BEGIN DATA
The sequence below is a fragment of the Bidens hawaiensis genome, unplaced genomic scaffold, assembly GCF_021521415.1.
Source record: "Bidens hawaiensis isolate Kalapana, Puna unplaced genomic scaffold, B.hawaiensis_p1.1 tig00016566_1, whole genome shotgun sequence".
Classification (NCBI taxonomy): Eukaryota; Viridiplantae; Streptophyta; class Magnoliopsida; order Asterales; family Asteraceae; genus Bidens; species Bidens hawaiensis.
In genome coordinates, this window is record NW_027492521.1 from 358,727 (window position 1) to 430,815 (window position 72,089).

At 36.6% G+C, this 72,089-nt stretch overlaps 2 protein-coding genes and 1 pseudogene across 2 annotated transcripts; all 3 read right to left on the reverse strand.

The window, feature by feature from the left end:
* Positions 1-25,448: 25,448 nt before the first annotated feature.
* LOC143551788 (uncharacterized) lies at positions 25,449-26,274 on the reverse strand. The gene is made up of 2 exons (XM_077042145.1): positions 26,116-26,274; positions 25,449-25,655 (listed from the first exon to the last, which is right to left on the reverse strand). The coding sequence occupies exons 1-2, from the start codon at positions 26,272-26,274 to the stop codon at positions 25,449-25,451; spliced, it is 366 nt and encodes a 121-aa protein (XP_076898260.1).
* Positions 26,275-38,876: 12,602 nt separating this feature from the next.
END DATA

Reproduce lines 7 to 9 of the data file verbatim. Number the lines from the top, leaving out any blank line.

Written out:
* Positions 1-25,448: 25,448 nt before the first annotated feature.
* LOC143551788 (uncharacterized) lies at positions 25,449-26,274 on the reverse strand. The gene is made up of 2 exons (XM_077042145.1): positions 26,116-26,274; positions 25,449-25,655 (listed from the first exon to the last, which is right to left on the reverse strand). The coding sequence occupies exons 1-2, from the start codon at positions 26,272-26,274 to the stop codon at positions 25,449-25,451; spliced, it is 366 nt and encodes a 121-aa protein (XP_076898260.1).
* Positions 26,275-38,876: 12,602 nt separating this feature from the next.